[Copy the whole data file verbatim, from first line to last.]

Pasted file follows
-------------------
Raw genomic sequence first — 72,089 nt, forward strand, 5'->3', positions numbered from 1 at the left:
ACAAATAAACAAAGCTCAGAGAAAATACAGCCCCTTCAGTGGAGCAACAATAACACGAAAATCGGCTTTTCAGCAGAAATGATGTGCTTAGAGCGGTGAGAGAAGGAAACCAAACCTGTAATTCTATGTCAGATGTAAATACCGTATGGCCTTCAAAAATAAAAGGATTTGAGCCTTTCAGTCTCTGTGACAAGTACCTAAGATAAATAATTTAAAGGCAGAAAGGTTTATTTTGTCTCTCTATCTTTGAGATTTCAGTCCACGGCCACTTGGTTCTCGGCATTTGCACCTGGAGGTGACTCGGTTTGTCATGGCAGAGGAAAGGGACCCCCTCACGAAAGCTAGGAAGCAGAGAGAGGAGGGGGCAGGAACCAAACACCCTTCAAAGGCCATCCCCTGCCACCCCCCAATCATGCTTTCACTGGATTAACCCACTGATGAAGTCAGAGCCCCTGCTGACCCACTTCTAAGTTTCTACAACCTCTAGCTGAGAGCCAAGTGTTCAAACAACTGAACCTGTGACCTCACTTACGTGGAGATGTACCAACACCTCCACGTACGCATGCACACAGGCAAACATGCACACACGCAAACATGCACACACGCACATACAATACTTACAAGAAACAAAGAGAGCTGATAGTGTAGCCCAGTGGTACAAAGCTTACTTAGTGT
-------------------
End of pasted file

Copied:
Raw genomic sequence first — 72,089 nt, forward strand, 5'->3', positions numbered from 1 at the left:
ACAAATAAACAAAGCTCAGAGAAAATACAGCCCCTTCAGTGGAGCAACAATAACACGAAAATCGGCTTTTCAGCAGAAATGATGTGCTTAGAGCGGTGAGAGAAGGAAACCAAACCTGTAATTCTATGTCAGATGTAAATACCGTATGGCCTTCAAAAATAAAAGGATTTGAGCCTTTCAGTCTCTGTGACAAGTACCTAAGATAAATAATTTAAAGGCAGAAAGGTTTATTTTGTCTCTCTATCTTTGAGATTTCAGTCCACGGCCACTTGGTTCTCGGCATTTGCACCTGGAGGTGACTCGGTTTGTCATGGCAGAGGAAAGGGACCCCCTCACGAAAGCTAGGAAGCAGAGAGAGGAGGGGGCAGGAACCAAACACCCTTCAAAGGCCATCCCCTGCCACCCCCCAATCATGCTTTCACTGGATTAACCCACTGATGAAGTCAGAGCCCCTGCTGACCCACTTCTAAGTTTCTACAACCTCTAGCTGAGAGCCAAGTGTTCAAACAACTGAACCTGTGACCTCACTTACGTGGAGATGTACCAACACCTCCACGTACGCATGCACACAGGCAAACATGCACACACGCAAACATGCACACACGCACATACAATACTTACAAGAAACAAAGAGAGCTGATAGTGTAGCCCAGTGGTACAAAGCTTACTTAGTGT